Martha Thomases Eats Worms
More than three weeks ago, I twisted my knee somehow in a manner that causes it to continue to hurt. A lot. I happened to have a doctor’s appointment that day, and she told me to rest it, take anti-inflammatory medicine, and drink a lot of water.
Which I have. Well, “resting” is a relative term. It’s hard to rest one’s entire leg and still get around the city and do what needs to get done. I put a brace on it. Still hurts.
When I’m in pain like this, I can’t exercise. And when I can’t exercise, I lose my main opportunity think deep thoughts about comics or anything else. I just want to sit on the couch and eat worms.
Anyway, here’s some randomness. Remember, no one suffers like I do.
The New York Comic-Con has come and gone. I went for a few hours on Thursday, and even though it was the middle of a work-day, the place was so crowded that it was impossible to move anywhere. The line for the ladies room in the press area (which requires a special badge) was a half-hour long. I shudder to think what it was like on Saturday.
It was lovely to see my friends – as I left the brand-new subway station, on line to register, at booths, in artists’ alley – and I had a great conversation with the guy hyping The Nightly Show with Larry Wilmore (which is awesome and you should be watching it). I didn’t get to any panels that day or any day because my knee throbbed just thinking about getting through the crowds that made the hallways impassable.
So I didn’t get to see this. I wish I had. This is the nerd experience I most crave. The rest of the throngs can go see stars log-roll each other at over-hyped TV and movie panels. Let me listen to Paul “The Frother” Krugman talk about Star Trek.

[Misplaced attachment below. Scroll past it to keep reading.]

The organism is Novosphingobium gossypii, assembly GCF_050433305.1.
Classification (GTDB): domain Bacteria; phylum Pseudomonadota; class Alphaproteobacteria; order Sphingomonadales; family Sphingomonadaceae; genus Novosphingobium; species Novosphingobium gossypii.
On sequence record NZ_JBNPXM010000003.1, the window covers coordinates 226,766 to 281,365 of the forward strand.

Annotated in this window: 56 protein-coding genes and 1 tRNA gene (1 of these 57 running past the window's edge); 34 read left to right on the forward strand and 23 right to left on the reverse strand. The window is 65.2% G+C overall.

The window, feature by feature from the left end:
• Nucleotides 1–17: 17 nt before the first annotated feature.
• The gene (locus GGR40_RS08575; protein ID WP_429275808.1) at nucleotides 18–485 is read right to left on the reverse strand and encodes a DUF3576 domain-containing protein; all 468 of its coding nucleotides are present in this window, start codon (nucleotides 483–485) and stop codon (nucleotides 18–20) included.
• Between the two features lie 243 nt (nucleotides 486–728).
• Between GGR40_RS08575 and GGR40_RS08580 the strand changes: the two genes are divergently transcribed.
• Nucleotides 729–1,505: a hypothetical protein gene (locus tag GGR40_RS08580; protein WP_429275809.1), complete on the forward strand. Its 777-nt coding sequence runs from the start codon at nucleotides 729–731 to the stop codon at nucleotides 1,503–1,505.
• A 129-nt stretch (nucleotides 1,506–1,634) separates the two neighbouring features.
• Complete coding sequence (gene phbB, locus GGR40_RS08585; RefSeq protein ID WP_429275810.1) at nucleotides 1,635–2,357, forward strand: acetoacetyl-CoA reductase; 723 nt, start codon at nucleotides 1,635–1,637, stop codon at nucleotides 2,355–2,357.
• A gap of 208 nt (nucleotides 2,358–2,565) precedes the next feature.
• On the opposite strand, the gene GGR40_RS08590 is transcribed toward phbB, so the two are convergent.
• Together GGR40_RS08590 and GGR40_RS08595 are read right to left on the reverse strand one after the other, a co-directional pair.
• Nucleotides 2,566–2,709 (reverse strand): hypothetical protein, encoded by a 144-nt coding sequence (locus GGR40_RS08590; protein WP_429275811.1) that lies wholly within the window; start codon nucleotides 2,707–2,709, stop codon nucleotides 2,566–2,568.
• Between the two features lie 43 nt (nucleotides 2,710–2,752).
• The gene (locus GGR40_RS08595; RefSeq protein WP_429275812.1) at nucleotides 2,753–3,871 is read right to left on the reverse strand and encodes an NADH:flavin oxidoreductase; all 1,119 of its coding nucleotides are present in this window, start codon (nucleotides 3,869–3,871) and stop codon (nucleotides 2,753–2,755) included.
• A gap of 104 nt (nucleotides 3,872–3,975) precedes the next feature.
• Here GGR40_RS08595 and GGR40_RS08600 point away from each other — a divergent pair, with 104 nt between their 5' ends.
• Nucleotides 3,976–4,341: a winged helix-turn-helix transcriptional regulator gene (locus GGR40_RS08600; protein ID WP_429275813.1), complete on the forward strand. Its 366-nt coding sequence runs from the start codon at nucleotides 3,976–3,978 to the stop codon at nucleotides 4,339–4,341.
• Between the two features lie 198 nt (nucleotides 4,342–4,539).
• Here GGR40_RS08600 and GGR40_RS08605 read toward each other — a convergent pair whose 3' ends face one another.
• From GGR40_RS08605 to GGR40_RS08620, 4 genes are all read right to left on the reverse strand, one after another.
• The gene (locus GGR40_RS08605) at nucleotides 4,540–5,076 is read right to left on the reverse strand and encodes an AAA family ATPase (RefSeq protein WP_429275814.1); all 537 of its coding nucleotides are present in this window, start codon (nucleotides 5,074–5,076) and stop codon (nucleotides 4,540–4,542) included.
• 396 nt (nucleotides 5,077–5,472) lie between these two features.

Last year I discovered the Crazy Eight Cartoon Festival and I had a great time. You can read my brilliant insights here. It’s happening again tomorrow. If you are in the New York area, I can’t recommend it highly enough. If I get back in time from my other nerd-quest this weekend, perhaps I’ll see you there.
Very few people have raved about about My Friend Dammer more than I have. I’ve given it away to dozens of people to show them the complex insights and emotions possible in the graphic story format. So you can imagine my excitement to get a galley copy of Derf Backderf’s new book, Trashed, in my Harvey Awards gift-bag.
Trashed is the story of a crew of garbage collectors in a small Ohio town, with lots of data about the environmental impact and long-term costs of our throwaway culture. Derf was a garbage collector a few decades ago and, though he says the story isn’t autobiographical, his experiences lend a gritty (and smelly and sticky) authenticity to his tale.
Although it’s not as emotionally engaging as Dammer, this book is still an amazing accomplishment. Backdoor presents not only an environmental education, but insights into the American class system that are all too rare in any medium. That he does it with humor and grace and affection makes it that much more impressive.
Now, if you’ll excuse me, my knee hurts and I need to yell at some kids to get off my lawn.
Note: I don’t have a lawn.